* January new home prices up 0.3% m/m vs 0.1% in December
* January new home prices up 3.9% y/y vs 3.8% in December
* 53 out of 70 cities reported higher prices, vs 42 inDecember
* Growth mainly fuelled by hot demand in tier-1 cities(Adds picture available, changes lead paragraph to reflectpolicy challenge)
BEIJING, Feb 23 (Reuters) - New home prices in China grew ata faster pace in January, driven by red-hot demand in thecountry's mega cities despite several rounds of governmentcooling measures, raising the challenge for policymakers as theytry to curb financial risks.
Average new home prices in 70 major cities increased 0.3% inJanuary from a month earlier, the fastest growth sinceSeptember, according to Reuters calculations based on datareleased by the National Bureau of Statistics. That comparedwith an uptick of 0.1% in December.
On a year-on-year basis, new home prices rose 3.9%,quickening from a 3.8% gain in December.
As China's economy rebounds from the COVID-19 shock,authorities have stepped up curbs on the property sector tosafeguard against financial risks as concerns grow of aspeculative bubble in some parts of the market.
The NBS data showed 53 cities reported monthly growth, withthe number rising from 42 in December.
The relentless upward price pressure was again mainly drivenby bigger cities. New home prices growth in tier-1 cities,including Beijing, Shanghai, Guangzhou and Shenzhen, quickened0.6% from the previous month, while second-hand home pricesposted a sharper gain of 1.3%, with growth in both sectorsoutpacing lower-tier cities.
The price uptick at the beginning of the year can be mainlyattributed to the record volume of credit issued in January,said Zhang Dawei, an analyst with property agency Centaline.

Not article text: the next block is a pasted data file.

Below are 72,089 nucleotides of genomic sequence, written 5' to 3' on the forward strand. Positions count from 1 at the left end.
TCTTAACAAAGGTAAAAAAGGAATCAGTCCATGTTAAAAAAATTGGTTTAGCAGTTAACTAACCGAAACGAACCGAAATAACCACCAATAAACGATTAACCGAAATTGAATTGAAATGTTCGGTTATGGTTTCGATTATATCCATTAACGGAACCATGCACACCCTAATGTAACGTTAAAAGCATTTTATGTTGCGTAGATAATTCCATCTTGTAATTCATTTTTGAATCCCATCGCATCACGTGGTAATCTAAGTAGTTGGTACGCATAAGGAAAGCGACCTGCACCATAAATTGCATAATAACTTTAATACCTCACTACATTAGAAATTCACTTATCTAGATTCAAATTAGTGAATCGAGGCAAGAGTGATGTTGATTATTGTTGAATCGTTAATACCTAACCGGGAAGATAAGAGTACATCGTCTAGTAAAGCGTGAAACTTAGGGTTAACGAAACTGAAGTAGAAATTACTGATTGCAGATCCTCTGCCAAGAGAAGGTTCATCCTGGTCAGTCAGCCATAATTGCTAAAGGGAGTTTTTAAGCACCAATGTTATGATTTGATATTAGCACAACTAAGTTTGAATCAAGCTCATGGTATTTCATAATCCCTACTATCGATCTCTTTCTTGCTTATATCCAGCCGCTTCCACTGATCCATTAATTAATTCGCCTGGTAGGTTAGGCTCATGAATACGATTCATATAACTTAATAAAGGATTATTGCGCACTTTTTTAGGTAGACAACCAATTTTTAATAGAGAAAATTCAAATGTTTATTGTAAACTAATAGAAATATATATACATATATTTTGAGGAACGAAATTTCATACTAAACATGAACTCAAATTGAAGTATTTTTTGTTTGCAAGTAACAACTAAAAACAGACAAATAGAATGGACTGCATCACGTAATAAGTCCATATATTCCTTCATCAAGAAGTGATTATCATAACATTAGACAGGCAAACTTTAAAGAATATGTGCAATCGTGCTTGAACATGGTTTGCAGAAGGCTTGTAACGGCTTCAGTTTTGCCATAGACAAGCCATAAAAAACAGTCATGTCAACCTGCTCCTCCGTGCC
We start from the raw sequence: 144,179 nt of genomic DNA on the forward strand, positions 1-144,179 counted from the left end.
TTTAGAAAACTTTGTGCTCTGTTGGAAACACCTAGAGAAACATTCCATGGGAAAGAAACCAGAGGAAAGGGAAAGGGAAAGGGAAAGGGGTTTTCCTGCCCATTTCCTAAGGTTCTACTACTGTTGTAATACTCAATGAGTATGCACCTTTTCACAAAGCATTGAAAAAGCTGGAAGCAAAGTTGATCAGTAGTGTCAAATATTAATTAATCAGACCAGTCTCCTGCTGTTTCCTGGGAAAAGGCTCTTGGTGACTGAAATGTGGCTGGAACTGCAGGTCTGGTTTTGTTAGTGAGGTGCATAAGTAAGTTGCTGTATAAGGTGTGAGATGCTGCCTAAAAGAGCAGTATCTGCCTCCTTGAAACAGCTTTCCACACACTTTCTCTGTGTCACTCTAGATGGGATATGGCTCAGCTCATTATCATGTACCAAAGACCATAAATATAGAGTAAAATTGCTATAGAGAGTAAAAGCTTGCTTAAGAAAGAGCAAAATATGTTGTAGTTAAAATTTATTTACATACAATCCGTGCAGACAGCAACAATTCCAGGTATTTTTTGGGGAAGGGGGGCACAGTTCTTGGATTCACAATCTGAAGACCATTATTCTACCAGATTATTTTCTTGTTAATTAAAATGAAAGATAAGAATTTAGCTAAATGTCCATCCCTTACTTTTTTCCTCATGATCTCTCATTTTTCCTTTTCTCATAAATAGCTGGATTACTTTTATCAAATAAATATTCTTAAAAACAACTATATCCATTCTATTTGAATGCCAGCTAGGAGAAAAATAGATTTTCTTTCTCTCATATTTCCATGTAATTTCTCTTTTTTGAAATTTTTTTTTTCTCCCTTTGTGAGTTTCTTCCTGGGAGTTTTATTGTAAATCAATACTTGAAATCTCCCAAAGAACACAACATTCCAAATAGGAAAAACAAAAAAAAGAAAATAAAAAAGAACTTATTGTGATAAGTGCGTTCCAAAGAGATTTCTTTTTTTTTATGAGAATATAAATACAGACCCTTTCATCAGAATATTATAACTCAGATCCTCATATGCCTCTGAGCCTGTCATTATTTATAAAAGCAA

"The flows of business loans, which enjoy a huge interestrate spread with the normal mortgages, into the property sector,have particularly fuelled the upward pressure in top-tiercities."
Central bank data showed China's new bank loans leapt to newhighs in January boosted by seasonal demand, with householdloans, mostly mortgages, more than double the level seen inDecember.
China's property market recovered quickly from the COVID-19crisis last year, mostly in bigger cities. But the rebound hasraised concerns about financial risks and policymakers havesince then tightened screws on the funnelling of funds into thesector.
Last month saw major cities including Shanghai, Shenzhen andBeijing unveiling tighter regulations to close loopholes in hometransactions and contain illegal flows of funds into the sector.These steps came on top of a slew of measures it took lastyear.[nL4N2K6022]
Mortgage rates have also climbed recently.
"We should stay alert to the resurgence of house price risesor market speculation, especially if the coronavirus epidemic iseffectively controlled and the economy stages a solid rebound,"said Yan Yuejin, director of the Shanghai-based E-house ChinaResearch and Development Institution.
(Reporting Liangping Gao, Lusha Zhang and Ryan Woo; Editing byShri Navaratnam)